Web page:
Peaks Beyond Peaks sees a complete change of style. There’s almost a Bacharach and David influence. Nearer to home, it’s as if David Scott of The Pearlfishers has influenced Julian’s vocal. As he delivers the tenderest of heartfelt vocals, the arrangement is akin to musical merry-go-round. Indie pop and dance combine before Julian toys with the arrangement. A brief reggae influence can be heard, while sci-fi synths, bounding bass and filtered drums combine. It’s akin to a magical, musical merry-go-round.

There’s a Kraftwerk influence on Unbeatable Slow Machine. Think Man Machine. Industrial and futuristic synths accompany Julian’s defiant monotone vocal. Effects are deployed as the arrangement whirrs and grinds along. Ominously, Julian warns: “you will never win, you will never win, but you keep fighting against the machine.”  

Mostly Love, Now closes School of Velocity. Banks of understated synths meander along, setting the scene for Julian’s vocal. Its entrance is accompanied by slow drums and ethereal harmonies. They sit well together, and prove a perfect combination. Later, Julian unleashes his inner rock star, and adds an element of drama to this quite beautiful ballad.  

It might have taken Miaoux Miaoux three years to release School of Velocity, the followup to Light Of The North. However, Miaoux Miaoux pickup where they left off on Light Of The North, seamlessly combining indie pop and dance music. To that, elements of eighties pop, electronica, funk, rock and trance are added. There’s also a nod to Kraftwerk, Prefab Sprout and Prince. Nearer, to home, Glasgow’s very own Chvrches, Simple Minds and The Pearlfishers have all influenced Miaoux Miaoux on School of Velocity. Their influence can be heard on this genre hopping musical adventure.

I say adventure, because no two tracks are the same. Granted several tracks cane be described as ballads or dance tracks. However, not all ballads and dance tracks are created equally. Far from it. Each arrangement is different. The building blocks vary from track to track. As a result, when a track unfolds, you never know where it’s heading. Sometimes, School of Velocity is like Forest Gump’s box of chocolates, “you never know what you’re gonna get.” Especially when Miaoux Miaoux throws a curve-ball, and the arrangement heads off in a totally unexpected direction. Very occasionally, one thinks that Miaoux Miaoux has blown it. That’s not the case though. It’s a case of “take a good thing and make it better.” That’s the case on Flutter Echo and School of Velocity. A brief musical detour transforms the tracks and result in  two of of Miaoux Miaoux’s finest moments on School of Velocity. They’re not alone though.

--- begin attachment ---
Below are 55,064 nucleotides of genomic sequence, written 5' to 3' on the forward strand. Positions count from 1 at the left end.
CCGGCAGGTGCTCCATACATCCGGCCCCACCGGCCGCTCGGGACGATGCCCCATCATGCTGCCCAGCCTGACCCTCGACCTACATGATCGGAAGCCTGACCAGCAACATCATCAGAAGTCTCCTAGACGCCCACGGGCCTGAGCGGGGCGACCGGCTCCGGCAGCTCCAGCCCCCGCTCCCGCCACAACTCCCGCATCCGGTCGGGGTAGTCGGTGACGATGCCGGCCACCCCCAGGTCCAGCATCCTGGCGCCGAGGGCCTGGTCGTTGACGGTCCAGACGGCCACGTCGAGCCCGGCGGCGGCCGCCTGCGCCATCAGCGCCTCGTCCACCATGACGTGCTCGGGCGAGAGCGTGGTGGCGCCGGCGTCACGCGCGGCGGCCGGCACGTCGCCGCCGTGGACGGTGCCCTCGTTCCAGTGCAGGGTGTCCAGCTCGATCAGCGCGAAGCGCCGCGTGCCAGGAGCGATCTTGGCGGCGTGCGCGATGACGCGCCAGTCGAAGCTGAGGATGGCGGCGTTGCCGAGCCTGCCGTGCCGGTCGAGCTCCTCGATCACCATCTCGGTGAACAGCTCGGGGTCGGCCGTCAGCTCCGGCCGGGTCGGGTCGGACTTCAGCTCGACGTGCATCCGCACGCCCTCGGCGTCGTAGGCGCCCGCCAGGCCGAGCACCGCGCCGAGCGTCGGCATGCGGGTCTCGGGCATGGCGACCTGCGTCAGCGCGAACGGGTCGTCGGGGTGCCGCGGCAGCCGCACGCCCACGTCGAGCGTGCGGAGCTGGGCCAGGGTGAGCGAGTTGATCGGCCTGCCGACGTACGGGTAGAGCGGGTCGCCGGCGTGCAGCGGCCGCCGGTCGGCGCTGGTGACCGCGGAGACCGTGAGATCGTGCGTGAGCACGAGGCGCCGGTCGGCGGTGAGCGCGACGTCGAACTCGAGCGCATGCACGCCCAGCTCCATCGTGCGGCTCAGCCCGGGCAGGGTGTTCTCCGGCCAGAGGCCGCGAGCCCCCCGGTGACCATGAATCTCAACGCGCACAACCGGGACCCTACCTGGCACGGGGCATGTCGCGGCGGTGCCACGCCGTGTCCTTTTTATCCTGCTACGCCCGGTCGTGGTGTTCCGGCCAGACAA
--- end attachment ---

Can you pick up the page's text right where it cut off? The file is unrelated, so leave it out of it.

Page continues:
School of Velocity oozes quality. Miaoux Miaoux’s long awaited sophomore album, which was recently issued by Chemikal Records, is bound to be part of the soundtrack to the sumner of 2015. Especially the hook-laden anthems. They’re plentiful, and are sure to go down a storm with DJs. Similarly, these anthems will be festival favourites when Miaoux Miaoux plays live. The ballads show another side to Miaoux Miaoux. A reflective, rueful and sometimes hopeful and needy Julian Corrie lays bare his soul. This means there’s something for everything on School of Velocity. Whether it’s indie pop or dance music that’s your bag, then there’s something for everyone on School of Velocity, Miaoux Miaoux’s magical, musical merry-go-round that you won’t want to get off.



Leave a Reply

Fill in your details below or click an icon to log in:

WordPress.com Logo

You are commenting using your WordPress.com account. Log Out /  Change )

Google photo

You are commenting using your Google account. Log Out /  Change )

Twitter picture

You are commenting using your Twitter account. Log Out /  Change )

Facebook photo

You are commenting using your Facebook account. Log Out /  Change )

Connecting to %s

This site uses Akismet to reduce spam. Learn how your comment data is processed.

%d bloggers like this: